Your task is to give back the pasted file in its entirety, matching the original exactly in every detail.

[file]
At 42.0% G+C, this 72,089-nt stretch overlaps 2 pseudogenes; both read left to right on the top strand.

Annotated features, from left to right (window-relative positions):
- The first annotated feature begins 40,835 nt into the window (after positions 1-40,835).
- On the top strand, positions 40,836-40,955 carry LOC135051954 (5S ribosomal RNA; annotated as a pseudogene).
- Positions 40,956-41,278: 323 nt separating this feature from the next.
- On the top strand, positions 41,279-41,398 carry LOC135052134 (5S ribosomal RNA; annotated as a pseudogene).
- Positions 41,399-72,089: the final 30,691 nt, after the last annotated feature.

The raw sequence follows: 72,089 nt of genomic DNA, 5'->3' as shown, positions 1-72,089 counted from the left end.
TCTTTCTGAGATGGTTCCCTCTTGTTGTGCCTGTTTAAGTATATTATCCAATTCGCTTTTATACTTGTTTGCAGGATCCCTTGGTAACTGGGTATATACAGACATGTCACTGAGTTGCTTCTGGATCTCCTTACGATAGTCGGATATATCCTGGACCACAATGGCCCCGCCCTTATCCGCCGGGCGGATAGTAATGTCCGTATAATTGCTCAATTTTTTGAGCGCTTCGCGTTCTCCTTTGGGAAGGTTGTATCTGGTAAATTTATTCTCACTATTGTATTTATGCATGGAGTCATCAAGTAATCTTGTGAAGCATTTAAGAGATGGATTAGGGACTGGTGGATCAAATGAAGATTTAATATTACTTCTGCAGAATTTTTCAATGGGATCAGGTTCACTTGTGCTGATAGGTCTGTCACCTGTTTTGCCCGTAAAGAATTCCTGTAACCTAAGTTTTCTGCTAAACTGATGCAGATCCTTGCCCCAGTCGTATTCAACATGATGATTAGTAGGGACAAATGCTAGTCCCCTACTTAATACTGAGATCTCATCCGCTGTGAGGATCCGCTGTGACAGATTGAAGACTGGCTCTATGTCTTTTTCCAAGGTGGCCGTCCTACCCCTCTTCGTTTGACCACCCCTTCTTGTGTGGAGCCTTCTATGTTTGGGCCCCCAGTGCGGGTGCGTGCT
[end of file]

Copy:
At 42.0% G+C, this 72,089-nt stretch overlaps 2 pseudogenes; both read left to right on the top strand.

Annotated features, from left to right (window-relative positions):
- The first annotated feature begins 40,835 nt into the window (after positions 1-40,835).
- On the top strand, positions 40,836-40,955 carry LOC135051954 (5S ribosomal RNA; annotated as a pseudogene).
- Positions 40,956-41,278: 323 nt separating this feature from the next.
- On the top strand, positions 41,279-41,398 carry LOC135052134 (5S ribosomal RNA; annotated as a pseudogene).
- Positions 41,399-72,089: the final 30,691 nt, after the last annotated feature.

The raw sequence follows: 72,089 nt of genomic DNA, 5'->3' as shown, positions 1-72,089 counted from the left end.
TCTTTCTGAGATGGTTCCCTCTTGTTGTGCCTGTTTAAGTATATTATCCAATTCGCTTTTATACTTGTTTGCAGGATCCCTTGGTAACTGGGTATATACAGACATGTCACTGAGTTGCTTCTGGATCTCCTTACGATAGTCGGATATATCCTGGACCACAATGGCCCCGCCCTTATCCGCCGGGCGGATAGTAATGTCCGTATAATTGCTCAATTTTTTGAGCGCTTCGCGTTCTCCTTTGGGAAGGTTGTATCTGGTAAATTTATTCTCACTATTGTATTTATGCATGGAGTCATCAAGTAATCTTGTGAAGCATTTAAGAGATGGATTAGGGACTGGTGGATCAAATGAAGATTTAATATTACTTCTGCAGAATTTTTCAATGGGATCAGGTTCACTTGTGCTGATAGGTCTGTCACCTGTTTTGCCCGTAAAGAATTCCTGTAACCTAAGTTTTCTGCTAAACTGATGCAGATCCTTGCCCCAGTCGTATTCAACATGATGATTAGTAGGGACAAATGCTAGTCCCCTACTTAATACTGAGATCTCATCCGCTGTGAGGATCCGCTGTGACAGATTGAAGACTGGCTCTATGTCTTTTTCCAAGGTGGCCGTCCTACCCCTCTTCGTTTGACCACCCCTTCTTGTGTGGAGCCTTCTATGTTTGGGCCCCCAGTGCGGGTGCGTGCT